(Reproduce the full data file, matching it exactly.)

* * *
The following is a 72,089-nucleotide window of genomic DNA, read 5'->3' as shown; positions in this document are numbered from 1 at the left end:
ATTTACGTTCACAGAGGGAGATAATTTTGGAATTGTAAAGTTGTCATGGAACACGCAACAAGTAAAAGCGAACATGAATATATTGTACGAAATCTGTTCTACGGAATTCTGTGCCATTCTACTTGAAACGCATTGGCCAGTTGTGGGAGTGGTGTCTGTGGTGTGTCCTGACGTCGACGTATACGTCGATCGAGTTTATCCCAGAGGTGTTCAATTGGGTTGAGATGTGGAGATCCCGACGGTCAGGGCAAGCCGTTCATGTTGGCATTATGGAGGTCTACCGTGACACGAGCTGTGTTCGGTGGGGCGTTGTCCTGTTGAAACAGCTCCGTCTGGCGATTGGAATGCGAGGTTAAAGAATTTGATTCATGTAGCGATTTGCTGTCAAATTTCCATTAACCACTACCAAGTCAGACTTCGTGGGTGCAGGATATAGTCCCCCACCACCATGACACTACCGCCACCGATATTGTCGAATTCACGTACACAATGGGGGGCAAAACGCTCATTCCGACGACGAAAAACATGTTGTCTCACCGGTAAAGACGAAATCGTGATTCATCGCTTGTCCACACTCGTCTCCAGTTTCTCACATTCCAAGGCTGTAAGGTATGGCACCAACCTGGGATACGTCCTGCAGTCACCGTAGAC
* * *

The following is a 72,089-nucleotide window of genomic DNA, read 5'->3' as shown; positions in this document are numbered from 1 at the left end:
ATTTACGTTCACAGAGGGAGATAATTTTGGAATTGTAAAGTTGTCATGGAACACGCAACAAGTAAAAGCGAACATGAATATATTGTACGAAATCTGTTCTACGGAATTCTGTGCCATTCTACTTGAAACGCATTGGCCAGTTGTGGGAGTGGTGTCTGTGGTGTGTCCTGACGTCGACGTATACGTCGATCGAGTTTATCCCAGAGGTGTTCAATTGGGTTGAGATGTGGAGATCCCGACGGTCAGGGCAAGCCGTTCATGTTGGCATTATGGAGGTCTACCGTGACACGAGCTGTGTTCGGTGGGGCGTTGTCCTGTTGAAACAGCTCCGTCTGGCGATTGGAATGCGAGGTTAAAGAATTTGATTCATGTAGCGATTTGCTGTCAAATTTCCATTAACCACTACCAAGTCAGACTTCGTGGGTGCAGGATATAGTCCCCCACCACCATGACACTACCGCCACCGATATTGTCGAATTCACGTACACAATGGGGGGCAAAACGCTCATTCCGACGACGAAAAACATGTTGTCTCACCGGTAAAGACGAAATCGTGATTCATCGCTTGTCCACACTCGTCTCCAGTTTCTCACATTCCAAGGCTGTAAGGTATGGCACCAACCTGGGATACGTCCTGCAGTCACCGTAGAC